I organized a fringe area livestock vaccination and camp elephant treatment camp for 3 days in Orang National Park, from 29th of April till 1st of May, 2017. Nine of my colleagues, PG students and internees accompanied me to render their services in the camp. We visited door to door in the evenings and early mornings to vaccinate the livestock: cattle and buffaloes and covered as many as five villages on the northern fringe of the park. These animals have potential to spread diseases to the wildlife of the park, so it is necessary to immunize them against the infectious diseases that also affect wild hoovestock. We vaccinated them against Haemorrhagic septicaemia (HS) and Black quarter (BQ), two dreaded bacterial diseases, that cause huge economic loss to the poor farmers, which may lead some of them to look towards the park for sustenance: firewood, and in worst case scenario, connive with poachers.
During the daytime, on 30th April and 1st of May I conducted the routine health checkup camps for the camp elephants of the park. On 30th we held two camps; one at the Range office premises and the other at Nichlamari in which 5 and 12 elephants were presented for examination and treatment. Second day a mega camp was organized at Saat simalu where some 20 elephants were presented. We carried out fecal examination of all the elephants on the spot and collected venous blood samples for haematological, biochemical and blood parasitic examinations back in my institutions. All the elephants received anthelmintic medication as per findings of the stool examination, vaccination against HS and BQ, Restorative supports like Vit-Min mixtures, B-Complex and inorganic phosphorus supplimentations. Two tuskers namely Arjun and Chakraddhaj were sedated for trimming of their convergent tusks that were causing impediments in freeing their trunks. The feet of all the animals were examined closely and pedicure provided when necessary.
Another objective of the camp was to provide hands on training to the new generation of vets that appeared to have motivated for wildlife healthcare. It was a successful program.
The Laokhow-Burhachapori camp was a grand success. We vaccinated nearly 3000 livestock against dreaded bacterial diseases namely Haemorrghagic septicaemia and Black quarter. These diseases can potentially spread to precious wild animals with whom they share the grazing fields. The two camp elephants Vikram and Jontora were also attended,clinically examined, vaccine administered and dewormed appropriately.
Wild Lives: Leading Conservationists on The Animals and the Planet They Love is a new book featuring a chapter about Dr. Sarma and his work with Asian elephants.
See the details here:
One of Dr. Sarma’s interests is the health and welfare of temple elephants throughout India. Here we see KK receiving a blessing from an elephant in Jaipur.
Manas National Park in the northern Assam bordering Bhutan is a 500 square KM pristine forest, is a world Heritage site and is famous for its magnificent biodiversity. The forest changes from dry-deciduous to moist-evergreen in a span of just 20 km is the home to all charismatic big-5: Elephant, Great Indian one horned Rhino, Bengal tiger, Wild buffalo and gaur, besides Himalayan Black bear, Sambar, eastern swamp deer, sheetal, hog deer, dhole, pigmy hog, leopard, golden langoor, Bengal florican, horn beel and many other. There are at present 43 camp elephants patrolling this precious park from poachers. They are spread over three ranges, namely Bhuyanpara, Bansbari and Panbari. The camp elephants have their share of problems including medical problems like parasitism, infectious diseases and injuries.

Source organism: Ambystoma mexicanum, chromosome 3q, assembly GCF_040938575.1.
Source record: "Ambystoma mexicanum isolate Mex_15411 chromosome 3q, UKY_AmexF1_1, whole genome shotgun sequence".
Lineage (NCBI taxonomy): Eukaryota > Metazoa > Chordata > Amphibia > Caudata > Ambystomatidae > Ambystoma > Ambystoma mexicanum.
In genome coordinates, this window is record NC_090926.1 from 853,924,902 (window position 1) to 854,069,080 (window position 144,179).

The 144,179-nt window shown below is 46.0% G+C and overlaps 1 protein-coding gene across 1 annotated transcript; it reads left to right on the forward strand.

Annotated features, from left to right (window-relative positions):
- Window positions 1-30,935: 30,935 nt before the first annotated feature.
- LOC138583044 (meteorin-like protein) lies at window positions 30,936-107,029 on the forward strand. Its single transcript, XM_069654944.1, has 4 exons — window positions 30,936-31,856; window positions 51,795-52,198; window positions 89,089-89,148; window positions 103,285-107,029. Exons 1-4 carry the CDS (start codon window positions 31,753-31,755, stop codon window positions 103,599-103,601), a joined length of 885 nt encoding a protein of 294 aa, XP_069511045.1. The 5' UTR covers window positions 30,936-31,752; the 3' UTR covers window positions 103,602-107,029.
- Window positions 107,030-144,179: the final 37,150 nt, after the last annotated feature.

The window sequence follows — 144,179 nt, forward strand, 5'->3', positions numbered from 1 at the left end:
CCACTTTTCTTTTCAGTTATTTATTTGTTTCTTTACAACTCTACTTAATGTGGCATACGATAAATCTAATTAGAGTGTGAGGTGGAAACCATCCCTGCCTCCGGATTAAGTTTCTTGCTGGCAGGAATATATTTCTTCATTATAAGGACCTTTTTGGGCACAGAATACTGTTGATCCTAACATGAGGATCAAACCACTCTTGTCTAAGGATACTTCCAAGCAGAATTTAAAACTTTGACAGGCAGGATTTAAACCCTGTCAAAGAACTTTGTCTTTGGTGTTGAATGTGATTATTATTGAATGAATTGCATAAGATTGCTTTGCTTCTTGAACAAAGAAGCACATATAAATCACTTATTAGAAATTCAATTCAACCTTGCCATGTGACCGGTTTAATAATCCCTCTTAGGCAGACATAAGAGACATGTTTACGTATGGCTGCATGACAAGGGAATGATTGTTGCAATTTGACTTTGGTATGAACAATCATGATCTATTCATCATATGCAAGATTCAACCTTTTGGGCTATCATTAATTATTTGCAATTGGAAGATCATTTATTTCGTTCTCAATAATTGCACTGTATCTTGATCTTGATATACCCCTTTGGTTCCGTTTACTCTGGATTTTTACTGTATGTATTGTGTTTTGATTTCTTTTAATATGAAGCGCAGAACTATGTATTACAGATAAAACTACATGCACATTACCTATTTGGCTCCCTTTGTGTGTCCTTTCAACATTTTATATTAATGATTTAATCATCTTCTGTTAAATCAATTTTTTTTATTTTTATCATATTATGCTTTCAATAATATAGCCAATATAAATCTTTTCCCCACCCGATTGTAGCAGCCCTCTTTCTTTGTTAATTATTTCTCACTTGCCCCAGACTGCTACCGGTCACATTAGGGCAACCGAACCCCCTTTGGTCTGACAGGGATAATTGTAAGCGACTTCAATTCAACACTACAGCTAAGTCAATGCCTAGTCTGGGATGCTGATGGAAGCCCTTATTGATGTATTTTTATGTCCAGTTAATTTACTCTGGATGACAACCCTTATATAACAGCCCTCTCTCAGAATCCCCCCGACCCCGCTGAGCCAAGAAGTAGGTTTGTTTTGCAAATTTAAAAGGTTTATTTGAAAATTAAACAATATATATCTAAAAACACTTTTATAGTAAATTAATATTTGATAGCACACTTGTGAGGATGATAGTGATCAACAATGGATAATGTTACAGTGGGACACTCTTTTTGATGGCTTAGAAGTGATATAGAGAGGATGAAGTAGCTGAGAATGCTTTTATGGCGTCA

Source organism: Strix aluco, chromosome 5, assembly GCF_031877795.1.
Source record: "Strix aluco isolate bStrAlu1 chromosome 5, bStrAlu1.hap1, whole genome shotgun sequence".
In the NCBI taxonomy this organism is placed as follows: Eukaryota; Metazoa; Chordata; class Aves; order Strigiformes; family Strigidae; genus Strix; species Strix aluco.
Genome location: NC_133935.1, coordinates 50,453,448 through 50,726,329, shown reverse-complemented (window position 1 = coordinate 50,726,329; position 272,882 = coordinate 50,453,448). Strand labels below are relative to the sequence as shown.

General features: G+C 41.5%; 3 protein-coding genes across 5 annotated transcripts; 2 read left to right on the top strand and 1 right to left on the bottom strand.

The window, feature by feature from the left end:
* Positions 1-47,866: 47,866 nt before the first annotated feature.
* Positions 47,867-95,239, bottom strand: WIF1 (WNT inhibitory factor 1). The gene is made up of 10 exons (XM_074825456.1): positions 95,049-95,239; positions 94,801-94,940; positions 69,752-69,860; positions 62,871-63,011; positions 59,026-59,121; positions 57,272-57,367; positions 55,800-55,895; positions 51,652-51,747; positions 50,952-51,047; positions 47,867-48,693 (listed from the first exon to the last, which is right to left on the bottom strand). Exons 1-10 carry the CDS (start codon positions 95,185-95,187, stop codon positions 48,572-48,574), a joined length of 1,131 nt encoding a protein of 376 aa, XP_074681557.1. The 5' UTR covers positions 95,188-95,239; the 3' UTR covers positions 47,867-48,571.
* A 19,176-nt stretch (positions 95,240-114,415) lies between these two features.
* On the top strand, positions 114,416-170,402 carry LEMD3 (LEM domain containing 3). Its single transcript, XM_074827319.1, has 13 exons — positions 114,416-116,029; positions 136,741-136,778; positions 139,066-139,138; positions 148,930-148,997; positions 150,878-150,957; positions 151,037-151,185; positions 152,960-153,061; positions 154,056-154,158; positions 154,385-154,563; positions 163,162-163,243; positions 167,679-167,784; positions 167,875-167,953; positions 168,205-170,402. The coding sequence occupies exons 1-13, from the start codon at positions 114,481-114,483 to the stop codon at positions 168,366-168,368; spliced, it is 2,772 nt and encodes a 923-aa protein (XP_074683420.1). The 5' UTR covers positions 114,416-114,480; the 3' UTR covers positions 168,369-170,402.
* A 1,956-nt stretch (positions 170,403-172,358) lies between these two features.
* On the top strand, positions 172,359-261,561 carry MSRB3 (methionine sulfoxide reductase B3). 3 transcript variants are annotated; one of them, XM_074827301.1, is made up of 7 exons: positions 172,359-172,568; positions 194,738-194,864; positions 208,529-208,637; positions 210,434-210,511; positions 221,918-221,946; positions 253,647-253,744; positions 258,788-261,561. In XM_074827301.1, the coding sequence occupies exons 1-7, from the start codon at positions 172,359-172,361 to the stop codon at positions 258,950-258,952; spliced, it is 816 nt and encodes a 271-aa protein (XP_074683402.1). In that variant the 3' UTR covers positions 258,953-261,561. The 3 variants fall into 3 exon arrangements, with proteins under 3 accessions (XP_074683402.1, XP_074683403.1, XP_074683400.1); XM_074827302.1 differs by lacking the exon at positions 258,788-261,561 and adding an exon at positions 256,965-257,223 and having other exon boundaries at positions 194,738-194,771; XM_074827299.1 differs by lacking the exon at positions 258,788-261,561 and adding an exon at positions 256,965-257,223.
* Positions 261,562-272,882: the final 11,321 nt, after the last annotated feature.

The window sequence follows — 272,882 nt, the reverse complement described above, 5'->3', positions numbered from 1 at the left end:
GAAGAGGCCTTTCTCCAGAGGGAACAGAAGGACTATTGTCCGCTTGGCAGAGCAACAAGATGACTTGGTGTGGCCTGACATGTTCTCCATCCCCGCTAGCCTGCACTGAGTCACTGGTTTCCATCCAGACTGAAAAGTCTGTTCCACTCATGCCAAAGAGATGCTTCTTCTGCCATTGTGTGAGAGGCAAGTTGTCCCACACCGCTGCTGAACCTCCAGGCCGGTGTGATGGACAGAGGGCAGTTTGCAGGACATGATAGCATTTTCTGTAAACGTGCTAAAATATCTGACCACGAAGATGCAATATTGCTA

I have over 35 years of contact with this park, I used my experiences of anaesthetic management of the camp elephants of this park for my PhD dissertation. I have seen rare diseases like tetanus, rabies and cobboldiasis in this camp besides routine parasitic infestations, dental pulp injuries, farra gall and foot affections. From last year the park has witnessed death of young elephant caves (wild) suspected to be EEHV (elephant endotheliotropic herpes virus) infections. For all these reasons I organize pre-emptive health camps for the camp elephants at least 4 times a year; where every elephant is individually examined and appropriate remedial and/or preventive medications administered. We vaccinated all 42 elephants on 24-25th of March, 2017 against dreaded rabies, dewormed as per their parasitic load, foot care administered and trained the handlers on the pedicure techniques and vit-mineral mixture distributed. Blood and urine samples of the elephants were collected for laboratory examinations for preparation of database and/or appropriate remedies.
– KK Sarma
Dr. K.K. Sarma visited Orang National Park in Assam, India in October of 2015 to provide preventive veterinary care for the park’s team of captive elephants. De-worming medication, health checks, and nutritional supplements and vaccinations were provided. In addition to ongoing veterinary support, these elephants have access to plentiful natural forage, clean water, and great care from committed mahouts. The recipients of Dr. Sarma’s treatment included these twins, one of only three known pairs. Over thirty elephants were treated, including a newborn calf.